Enter your ssh-passphrase once, use it many times, even from crontab

Here is a way to use ssh-agent, ssh-add without having to type you password every session. Just once (when the machine has been rebooted) you will have to enter you passphrase, from then on you are authenticated. Here is the script you will have to add to your .bashrc or .profile in you homedirectory:

variables=~/.ssh/variables

sshadd() {
source "$variables" > /dev/null
ssh-add -l > /dev/null 2>&1
case "$?" in
  1)
   ssh-add > /dev/null 2>&1
  ;;
  2)
   rm "$variables"
   sshagent
  ;;
esac
}

sshagent() {
if [ -f "$variables" ] ; then
  sshadd
else
  ssh-agent -s > $variables
  sshadd
fi
}

sshagent

Have fun, I have been using this great hint for quite some time now, it seems to work perfectly!

Comments

some pollish

some pollish ;-)
---------------------------------------------------------
:
#!/bin/sh
#from http://meinit.nl/enter-your-ssh-passphrase-once-use-it-many-times-even-f...
set -x
RCSRev=`sh -c "echo '$Revision: 1.2 $' | cut -f2 -d' ' "`
VER=$RCSRev
PN=`basename "$0"`
set -x
#not work# umask 0177
variables="$HOME"/.ssh/"$PN"_variables

sshadd() {
set -x
. "$variables" > /dev/null
ssh-add -l > /dev/null 2>&1
case "$?" in
1)
ssh-add > /dev/null 2>&1
;;
2)
rm "$variables"
sshagent
;;
esac
}

sshagent() {
set -x
if [ -f "$variables" ] ; then
sshadd
else
ssh-agent -s > "$variables"
sshadd
fi
}

sshagent
---------------------------------------------------------

and just do make it save ;-)

#---------------------------------- cut here ----------------------------------
# This is a shell archive. Remove anything before this line,
# then unpack it by saving it in a file and typing "sh file".
#
# Wrapped by Wolfgang Anger on Thu Dec 13 15:11:24 2007
#
# This archive contains:
# ssh_agent_start
#
# Modification/access file times will be preserved.
# Error checking via sum(1) will be performed.

LANG=""; export LANG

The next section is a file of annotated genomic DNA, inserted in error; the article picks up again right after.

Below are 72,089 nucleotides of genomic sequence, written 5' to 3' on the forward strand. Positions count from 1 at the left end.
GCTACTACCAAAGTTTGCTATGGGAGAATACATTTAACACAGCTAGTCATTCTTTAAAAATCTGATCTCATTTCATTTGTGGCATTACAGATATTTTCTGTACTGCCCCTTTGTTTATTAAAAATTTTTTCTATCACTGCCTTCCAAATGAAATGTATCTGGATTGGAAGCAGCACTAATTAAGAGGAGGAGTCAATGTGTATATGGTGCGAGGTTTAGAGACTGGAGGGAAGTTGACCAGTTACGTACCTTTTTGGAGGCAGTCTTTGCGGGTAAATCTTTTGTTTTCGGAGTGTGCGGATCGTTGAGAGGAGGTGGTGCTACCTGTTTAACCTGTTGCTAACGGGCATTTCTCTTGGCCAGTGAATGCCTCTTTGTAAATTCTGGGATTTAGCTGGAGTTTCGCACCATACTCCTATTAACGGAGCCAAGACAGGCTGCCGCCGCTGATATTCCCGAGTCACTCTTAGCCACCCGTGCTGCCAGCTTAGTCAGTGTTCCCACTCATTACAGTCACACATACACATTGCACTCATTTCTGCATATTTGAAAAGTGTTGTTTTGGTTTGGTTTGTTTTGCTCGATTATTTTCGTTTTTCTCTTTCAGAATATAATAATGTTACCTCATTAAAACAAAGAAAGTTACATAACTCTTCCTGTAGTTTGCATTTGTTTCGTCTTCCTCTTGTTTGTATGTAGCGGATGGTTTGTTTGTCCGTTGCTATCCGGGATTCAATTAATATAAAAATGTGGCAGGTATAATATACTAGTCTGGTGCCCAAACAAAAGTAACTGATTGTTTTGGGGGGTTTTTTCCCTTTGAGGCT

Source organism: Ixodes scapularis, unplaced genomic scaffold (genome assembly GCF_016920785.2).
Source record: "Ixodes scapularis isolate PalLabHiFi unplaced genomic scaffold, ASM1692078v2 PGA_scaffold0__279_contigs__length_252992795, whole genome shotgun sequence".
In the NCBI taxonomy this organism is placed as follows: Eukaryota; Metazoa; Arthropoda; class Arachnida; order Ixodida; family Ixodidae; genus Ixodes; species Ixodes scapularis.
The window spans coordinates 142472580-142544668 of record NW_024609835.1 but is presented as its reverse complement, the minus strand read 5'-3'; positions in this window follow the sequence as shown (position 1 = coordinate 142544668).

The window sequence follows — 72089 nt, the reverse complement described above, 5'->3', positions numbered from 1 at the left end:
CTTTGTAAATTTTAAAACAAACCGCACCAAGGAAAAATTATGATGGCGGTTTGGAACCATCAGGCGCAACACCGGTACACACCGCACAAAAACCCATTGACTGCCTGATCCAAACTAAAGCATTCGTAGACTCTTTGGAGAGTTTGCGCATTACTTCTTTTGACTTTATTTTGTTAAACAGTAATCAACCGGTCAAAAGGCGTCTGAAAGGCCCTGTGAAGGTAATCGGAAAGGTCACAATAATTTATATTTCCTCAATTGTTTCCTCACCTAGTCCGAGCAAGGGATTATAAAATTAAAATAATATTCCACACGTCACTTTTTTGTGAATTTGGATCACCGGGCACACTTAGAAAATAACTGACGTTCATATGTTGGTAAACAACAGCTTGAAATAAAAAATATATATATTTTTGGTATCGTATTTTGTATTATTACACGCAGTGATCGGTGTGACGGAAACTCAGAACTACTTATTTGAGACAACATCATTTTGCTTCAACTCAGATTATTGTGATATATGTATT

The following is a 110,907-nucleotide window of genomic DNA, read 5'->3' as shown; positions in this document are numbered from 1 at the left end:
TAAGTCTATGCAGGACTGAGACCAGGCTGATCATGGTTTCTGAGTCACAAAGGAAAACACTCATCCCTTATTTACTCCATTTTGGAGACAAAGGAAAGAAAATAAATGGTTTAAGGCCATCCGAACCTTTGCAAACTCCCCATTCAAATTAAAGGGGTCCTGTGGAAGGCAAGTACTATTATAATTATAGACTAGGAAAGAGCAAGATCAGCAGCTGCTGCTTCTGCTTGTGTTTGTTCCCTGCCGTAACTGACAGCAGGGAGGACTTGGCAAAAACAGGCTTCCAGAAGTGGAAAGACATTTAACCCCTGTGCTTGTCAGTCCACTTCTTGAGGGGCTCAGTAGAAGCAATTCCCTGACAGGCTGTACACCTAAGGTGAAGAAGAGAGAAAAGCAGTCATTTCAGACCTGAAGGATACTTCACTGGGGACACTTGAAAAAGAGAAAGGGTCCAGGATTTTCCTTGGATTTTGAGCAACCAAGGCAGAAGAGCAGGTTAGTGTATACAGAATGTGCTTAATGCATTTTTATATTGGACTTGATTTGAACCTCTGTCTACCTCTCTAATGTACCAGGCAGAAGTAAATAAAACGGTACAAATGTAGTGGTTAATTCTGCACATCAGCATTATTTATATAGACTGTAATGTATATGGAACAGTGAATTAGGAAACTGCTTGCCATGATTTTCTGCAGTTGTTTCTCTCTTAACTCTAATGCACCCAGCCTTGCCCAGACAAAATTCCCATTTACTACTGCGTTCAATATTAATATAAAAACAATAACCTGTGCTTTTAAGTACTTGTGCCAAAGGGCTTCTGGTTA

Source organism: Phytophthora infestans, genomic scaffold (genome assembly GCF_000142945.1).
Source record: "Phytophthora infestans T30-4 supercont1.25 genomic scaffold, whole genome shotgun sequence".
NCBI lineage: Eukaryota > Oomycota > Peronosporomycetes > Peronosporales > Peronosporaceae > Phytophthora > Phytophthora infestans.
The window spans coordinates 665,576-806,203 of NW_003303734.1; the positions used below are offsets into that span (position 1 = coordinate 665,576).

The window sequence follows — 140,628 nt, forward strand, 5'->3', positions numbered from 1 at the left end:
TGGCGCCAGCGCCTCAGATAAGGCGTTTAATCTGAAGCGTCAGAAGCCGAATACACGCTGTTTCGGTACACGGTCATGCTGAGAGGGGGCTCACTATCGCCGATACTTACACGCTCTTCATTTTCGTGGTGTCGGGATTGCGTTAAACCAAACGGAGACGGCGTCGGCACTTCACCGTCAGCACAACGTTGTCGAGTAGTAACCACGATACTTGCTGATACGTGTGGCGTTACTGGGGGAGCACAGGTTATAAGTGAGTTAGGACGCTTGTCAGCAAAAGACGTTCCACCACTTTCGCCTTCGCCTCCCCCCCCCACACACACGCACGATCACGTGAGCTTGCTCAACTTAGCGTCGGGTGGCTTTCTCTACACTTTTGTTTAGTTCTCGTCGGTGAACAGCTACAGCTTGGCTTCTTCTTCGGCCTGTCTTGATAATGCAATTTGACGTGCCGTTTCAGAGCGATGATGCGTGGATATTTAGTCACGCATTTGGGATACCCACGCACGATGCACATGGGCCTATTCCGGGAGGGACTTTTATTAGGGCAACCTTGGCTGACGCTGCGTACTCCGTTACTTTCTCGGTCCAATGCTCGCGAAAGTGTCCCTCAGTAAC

PATH=/bin:/usr/bin:/usr/sbin:/usr/ccs/bin:$PATH; export PATH
EXIT_STATUS=0

if sum -r /dev/null 2>&1
then
sumopt='-r'
else
sumopt=''
fi

echo x - ssh_agent_start
sed 's/^@//' >ssh_agent_start <<'@EOF'
:
#!/bin/sh
#from http://meinit.nl/enter-your-ssh-passphrase-once-use-it-many-times-even-f...
set -x
RCSRev=`sh -c "echo '$Revision: 1.2 $' | cut -f2 -d' ' "`
VER=$RCSRev
PN=`basename "$0"`
set -x
#not work# umask 0177
variables="$HOME"/.ssh/"$PN"_variables

sshadd() {
set -x
@. "$variables" > /dev/null
ssh-add -l > /dev/null 2>&1
case "$?" in
1)
ssh-add > /dev/null 2>&1
;;
2)
rm "$variables"
sshagent
;;
esac
}

sshagent() {
set -x
if [ -f "$variables" ] ; then
sshadd
else
ssh-agent -s > "$variables"
sshadd
fi
}

sshagent
@EOF
set `sum $sumopt

You should probably also

You should probably also check out the "keychain" package, created by Gentoo.
It supports the above, but goes even further.

http://www.gentoo.org/proj/en/keychain/

Nice script. :) I've been

Nice script. :)

I've been looking for something like this. But I've encountered some problems:
On my OpenBSD box:
--
/home/raistlin/bin/ssh_agent_start[26]: source: not found
/home/raistlin/bin/ssh_agent_start[26]: 2>&amp : illegal file descriptor name
/home/raistlin/bin/ssh_agent_start[26]: 1: not found
--
Note: source is definitely installed.

On my FreeBSD box:
--
/home/raistlin/bin/ssh_agent_start: 26: Syntax error: Bad fd number
--

Source is definitely in path on both machines. I'm using Zsh on both boxes.
After running the script the variables-file is created and if I then
execute "source ~/.ssh/variables" and "ssh-add" manually
it works.

Hi Mats, About that 2>&amp

Hi Mats,

About that 2>&amp error, you are right, it was a copy-paste failure and has been updated in the story.

About source, I notice this too on different platform from time to time, replace source with a dot(.).

Regards,

Robert de Bock
[email protected]

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